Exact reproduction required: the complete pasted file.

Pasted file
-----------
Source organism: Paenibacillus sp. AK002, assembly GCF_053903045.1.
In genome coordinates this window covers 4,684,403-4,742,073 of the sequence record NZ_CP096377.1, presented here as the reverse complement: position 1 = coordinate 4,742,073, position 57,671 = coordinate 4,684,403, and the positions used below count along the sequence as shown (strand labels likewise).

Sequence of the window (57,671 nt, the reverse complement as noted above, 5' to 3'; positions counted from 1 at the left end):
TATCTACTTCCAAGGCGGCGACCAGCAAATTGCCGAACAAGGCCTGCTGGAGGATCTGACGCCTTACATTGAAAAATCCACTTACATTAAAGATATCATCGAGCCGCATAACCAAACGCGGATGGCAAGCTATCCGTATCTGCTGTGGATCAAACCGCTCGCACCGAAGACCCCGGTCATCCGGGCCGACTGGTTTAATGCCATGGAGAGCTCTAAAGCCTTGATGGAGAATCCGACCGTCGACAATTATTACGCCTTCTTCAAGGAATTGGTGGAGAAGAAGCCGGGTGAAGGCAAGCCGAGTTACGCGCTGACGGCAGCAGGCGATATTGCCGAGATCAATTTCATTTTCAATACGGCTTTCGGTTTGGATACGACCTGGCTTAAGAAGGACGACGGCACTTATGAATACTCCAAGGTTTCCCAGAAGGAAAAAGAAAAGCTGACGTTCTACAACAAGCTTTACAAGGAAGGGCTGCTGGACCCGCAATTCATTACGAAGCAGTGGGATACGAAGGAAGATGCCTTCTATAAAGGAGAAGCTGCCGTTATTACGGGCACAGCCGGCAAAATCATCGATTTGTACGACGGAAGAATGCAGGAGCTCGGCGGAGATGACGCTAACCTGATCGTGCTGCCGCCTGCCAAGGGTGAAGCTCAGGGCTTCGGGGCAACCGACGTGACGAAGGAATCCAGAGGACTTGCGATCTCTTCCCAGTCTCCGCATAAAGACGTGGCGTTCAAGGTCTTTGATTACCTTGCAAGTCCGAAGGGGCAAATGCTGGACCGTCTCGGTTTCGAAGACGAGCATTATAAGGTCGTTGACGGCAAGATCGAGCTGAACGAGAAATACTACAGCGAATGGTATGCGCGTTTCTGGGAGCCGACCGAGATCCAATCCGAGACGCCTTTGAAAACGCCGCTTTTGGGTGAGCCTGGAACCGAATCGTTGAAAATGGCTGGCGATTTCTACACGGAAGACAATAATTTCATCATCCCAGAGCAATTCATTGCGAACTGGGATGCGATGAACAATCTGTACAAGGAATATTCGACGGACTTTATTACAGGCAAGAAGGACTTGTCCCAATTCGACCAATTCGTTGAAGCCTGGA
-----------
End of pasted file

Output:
Source organism: Paenibacillus sp. AK002, assembly GCF_053903045.1.
In genome coordinates this window covers 4,684,403-4,742,073 of the sequence record NZ_CP096377.1, presented here as the reverse complement: position 1 = coordinate 4,742,073, position 57,671 = coordinate 4,684,403, and the positions used below count along the sequence as shown (strand labels likewise).

Sequence of the window (57,671 nt, the reverse complement as noted above, 5' to 3'; positions counted from 1 at the left end):
TATCTACTTCCAAGGCGGCGACCAGCAAATTGCCGAACAAGGCCTGCTGGAGGATCTGACGCCTTACATTGAAAAATCCACTTACATTAAAGATATCATCGAGCCGCATAACCAAACGCGGATGGCAAGCTATCCGTATCTGCTGTGGATCAAACCGCTCGCACCGAAGACCCCGGTCATCCGGGCCGACTGGTTTAATGCCATGGAGAGCTCTAAAGCCTTGATGGAGAATCCGACCGTCGACAATTATTACGCCTTCTTCAAGGAATTGGTGGAGAAGAAGCCGGGTGAAGGCAAGCCGAGTTACGCGCTGACGGCAGCAGGCGATATTGCCGAGATCAATTTCATTTTCAATACGGCTTTCGGTTTGGATACGACCTGGCTTAAGAAGGACGACGGCACTTATGAATACTCCAAGGTTTCCCAGAAGGAAAAAGAAAAGCTGACGTTCTACAACAAGCTTTACAAGGAAGGGCTGCTGGACCCGCAATTCATTACGAAGCAGTGGGATACGAAGGAAGATGCCTTCTATAAAGGAGAAGCTGCCGTTATTACGGGCACAGCCGGCAAAATCATCGATTTGTACGACGGAAGAATGCAGGAGCTCGGCGGAGATGACGCTAACCTGATCGTGCTGCCGCCTGCCAAGGGTGAAGCTCAGGGCTTCGGGGCAACCGACGTGACGAAGGAATCCAGAGGACTTGCGATCTCTTCCCAGTCTCCGCATAAAGACGTGGCGTTCAAGGTCTTTGATTACCTTGCAAGTCCGAAGGGGCAAATGCTGGACCGTCTCGGTTTCGAAGACGAGCATTATAAGGTCGTTGACGGCAAGATCGAGCTGAACGAGAAATACTACAGCGAATGGTATGCGCGTTTCTGGGAGCCGACCGAGATCCAATCCGAGACGCCTTTGAAAACGCCGCTTTTGGGTGAGCCTGGAACCGAATCGTTGAAAATGGCTGGCGATTTCTACACGGAAGACAATAATTTCATCATCCCAGAGCAATTCATTGCGAACTGGGATGCGATGAACAATCTGTACAAGGAATATTCGACGGACTTTATTACAGGCAAGAAGGACTTGTCCCAATTCGACCAATTCGTTGAAGCCTGGA